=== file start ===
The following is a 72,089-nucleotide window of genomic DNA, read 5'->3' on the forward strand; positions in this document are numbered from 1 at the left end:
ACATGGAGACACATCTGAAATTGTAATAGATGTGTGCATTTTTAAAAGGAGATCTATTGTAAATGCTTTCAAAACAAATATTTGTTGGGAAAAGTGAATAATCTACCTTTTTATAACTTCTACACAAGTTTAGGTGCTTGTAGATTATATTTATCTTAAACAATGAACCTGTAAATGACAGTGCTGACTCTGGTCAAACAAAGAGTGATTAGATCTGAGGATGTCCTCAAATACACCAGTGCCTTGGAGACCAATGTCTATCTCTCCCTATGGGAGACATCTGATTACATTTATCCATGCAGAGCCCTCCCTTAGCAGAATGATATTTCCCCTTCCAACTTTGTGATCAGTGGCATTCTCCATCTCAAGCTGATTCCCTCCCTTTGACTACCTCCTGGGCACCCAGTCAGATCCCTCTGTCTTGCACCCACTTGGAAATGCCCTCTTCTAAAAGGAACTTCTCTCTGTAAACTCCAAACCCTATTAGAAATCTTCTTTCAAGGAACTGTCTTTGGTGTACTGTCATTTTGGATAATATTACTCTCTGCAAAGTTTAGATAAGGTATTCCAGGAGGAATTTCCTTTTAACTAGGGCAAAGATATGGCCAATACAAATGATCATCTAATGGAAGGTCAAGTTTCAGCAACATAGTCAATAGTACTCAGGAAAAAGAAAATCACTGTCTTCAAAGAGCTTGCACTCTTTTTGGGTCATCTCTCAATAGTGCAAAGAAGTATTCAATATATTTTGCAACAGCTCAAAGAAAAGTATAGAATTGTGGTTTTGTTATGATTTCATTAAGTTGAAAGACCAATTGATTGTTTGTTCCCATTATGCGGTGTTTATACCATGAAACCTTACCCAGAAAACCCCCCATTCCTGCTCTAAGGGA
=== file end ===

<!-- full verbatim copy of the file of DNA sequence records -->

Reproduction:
The following is a 72,089-nucleotide window of genomic DNA, read 5'->3' on the forward strand; positions in this document are numbered from 1 at the left end:
ACATGGAGACACATCTGAAATTGTAATAGATGTGTGCATTTTTAAAAGGAGATCTATTGTAAATGCTTTCAAAACAAATATTTGTTGGGAAAAGTGAATAATCTACCTTTTTATAACTTCTACACAAGTTTAGGTGCTTGTAGATTATATTTATCTTAAACAATGAACCTGTAAATGACAGTGCTGACTCTGGTCAAACAAAGAGTGATTAGATCTGAGGATGTCCTCAAATACACCAGTGCCTTGGAGACCAATGTCTATCTCTCCCTATGGGAGACATCTGATTACATTTATCCATGCAGAGCCCTCCCTTAGCAGAATGATATTTCCCCTTCCAACTTTGTGATCAGTGGCATTCTCCATCTCAAGCTGATTCCCTCCCTTTGACTACCTCCTGGGCACCCAGTCAGATCCCTCTGTCTTGCACCCACTTGGAAATGCCCTCTTCTAAAAGGAACTTCTCTCTGTAAACTCCAAACCCTATTAGAAATCTTCTTTCAAGGAACTGTCTTTGGTGTACTGTCATTTTGGATAATATTACTCTCTGCAAAGTTTAGATAAGGTATTCCAGGAGGAATTTCCTTTTAACTAGGGCAAAGATATGGCCAATACAAATGATCATCTAATGGAAGGTCAAGTTTCAGCAACATAGTCAATAGTACTCAGGAAAAAGAAAATCACTGTCTTCAAAGAGCTTGCACTCTTTTTGGGTCATCTCTCAATAGTGCAAAGAAGTATTCAATATATTTTGCAACAGCTCAAAGAAAAGTATAGAATTGTGGTTTTGTTATGATTTCATTAAGTTGAAAGACCAATTGATTGTTTGTTCCCATTATGCGGTGTTTATACCATGAAACCTTACCCAGAAAACCCCCCATTCCTGCTCTAAGGGA